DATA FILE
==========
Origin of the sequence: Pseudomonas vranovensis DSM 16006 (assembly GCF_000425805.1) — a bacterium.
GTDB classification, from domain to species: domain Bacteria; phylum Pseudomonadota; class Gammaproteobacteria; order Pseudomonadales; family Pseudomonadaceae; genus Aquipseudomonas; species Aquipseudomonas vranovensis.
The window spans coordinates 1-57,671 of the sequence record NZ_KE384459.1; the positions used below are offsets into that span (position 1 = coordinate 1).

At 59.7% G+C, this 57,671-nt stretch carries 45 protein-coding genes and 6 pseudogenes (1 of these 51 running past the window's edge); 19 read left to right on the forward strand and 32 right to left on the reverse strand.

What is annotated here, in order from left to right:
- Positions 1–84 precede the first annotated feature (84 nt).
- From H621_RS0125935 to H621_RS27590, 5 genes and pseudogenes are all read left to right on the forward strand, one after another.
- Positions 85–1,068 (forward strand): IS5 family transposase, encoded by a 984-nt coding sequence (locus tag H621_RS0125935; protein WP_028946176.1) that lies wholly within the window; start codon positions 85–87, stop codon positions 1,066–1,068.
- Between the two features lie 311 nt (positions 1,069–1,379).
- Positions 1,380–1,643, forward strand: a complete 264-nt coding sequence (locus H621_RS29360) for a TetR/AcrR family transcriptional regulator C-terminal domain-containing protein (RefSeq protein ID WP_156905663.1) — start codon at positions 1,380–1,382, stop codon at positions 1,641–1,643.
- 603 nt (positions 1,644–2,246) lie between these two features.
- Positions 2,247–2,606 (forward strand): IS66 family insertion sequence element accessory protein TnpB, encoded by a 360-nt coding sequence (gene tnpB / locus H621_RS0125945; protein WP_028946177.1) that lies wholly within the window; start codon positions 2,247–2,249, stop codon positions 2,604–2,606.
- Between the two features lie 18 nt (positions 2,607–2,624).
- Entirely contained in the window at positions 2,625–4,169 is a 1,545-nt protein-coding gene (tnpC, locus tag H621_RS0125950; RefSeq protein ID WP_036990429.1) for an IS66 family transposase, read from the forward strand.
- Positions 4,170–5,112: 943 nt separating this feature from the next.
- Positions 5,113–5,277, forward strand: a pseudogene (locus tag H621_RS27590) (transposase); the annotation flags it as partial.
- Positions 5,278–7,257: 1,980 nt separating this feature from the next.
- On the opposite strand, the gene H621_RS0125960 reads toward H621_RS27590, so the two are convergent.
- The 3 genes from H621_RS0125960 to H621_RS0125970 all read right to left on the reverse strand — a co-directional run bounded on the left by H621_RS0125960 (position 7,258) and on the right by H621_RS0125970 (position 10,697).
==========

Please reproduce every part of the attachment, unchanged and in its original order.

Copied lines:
Origin of the sequence: Pseudomonas vranovensis DSM 16006 (assembly GCF_000425805.1) — a bacterium.
GTDB classification, from domain to species: domain Bacteria; phylum Pseudomonadota; class Gammaproteobacteria; order Pseudomonadales; family Pseudomonadaceae; genus Aquipseudomonas; species Aquipseudomonas vranovensis.
The window spans coordinates 1-57,671 of the sequence record NZ_KE384459.1; the positions used below are offsets into that span (position 1 = coordinate 1).

At 59.7% G+C, this 57,671-nt stretch carries 45 protein-coding genes and 6 pseudogenes (1 of these 51 running past the window's edge); 19 read left to right on the forward strand and 32 right to left on the reverse strand.

What is annotated here, in order from left to right:
- Positions 1–84 precede the first annotated feature (84 nt).
- From H621_RS0125935 to H621_RS27590, 5 genes and pseudogenes are all read left to right on the forward strand, one after another.
- Positions 85–1,068 (forward strand): IS5 family transposase, encoded by a 984-nt coding sequence (locus tag H621_RS0125935; protein WP_028946176.1) that lies wholly within the window; start codon positions 85–87, stop codon positions 1,066–1,068.
- Between the two features lie 311 nt (positions 1,069–1,379).
- Positions 1,380–1,643, forward strand: a complete 264-nt coding sequence (locus H621_RS29360) for a TetR/AcrR family transcriptional regulator C-terminal domain-containing protein (RefSeq protein ID WP_156905663.1) — start codon at positions 1,380–1,382, stop codon at positions 1,641–1,643.
- 603 nt (positions 1,644–2,246) lie between these two features.
- Positions 2,247–2,606 (forward strand): IS66 family insertion sequence element accessory protein TnpB, encoded by a 360-nt coding sequence (gene tnpB / locus H621_RS0125945; protein WP_028946177.1) that lies wholly within the window; start codon positions 2,247–2,249, stop codon positions 2,604–2,606.
- Between the two features lie 18 nt (positions 2,607–2,624).
- Entirely contained in the window at positions 2,625–4,169 is a 1,545-nt protein-coding gene (tnpC, locus tag H621_RS0125950; RefSeq protein ID WP_036990429.1) for an IS66 family transposase, read from the forward strand.
- Positions 4,170–5,112: 943 nt separating this feature from the next.
- Positions 5,113–5,277, forward strand: a pseudogene (locus tag H621_RS27590) (transposase); the annotation flags it as partial.
- Positions 5,278–7,257: 1,980 nt separating this feature from the next.
- On the opposite strand, the gene H621_RS0125960 reads toward H621_RS27590, so the two are convergent.
- The 3 genes from H621_RS0125960 to H621_RS0125970 all read right to left on the reverse strand — a co-directional run bounded on the left by H621_RS0125960 (position 7,258) and on the right by H621_RS0125970 (position 10,697).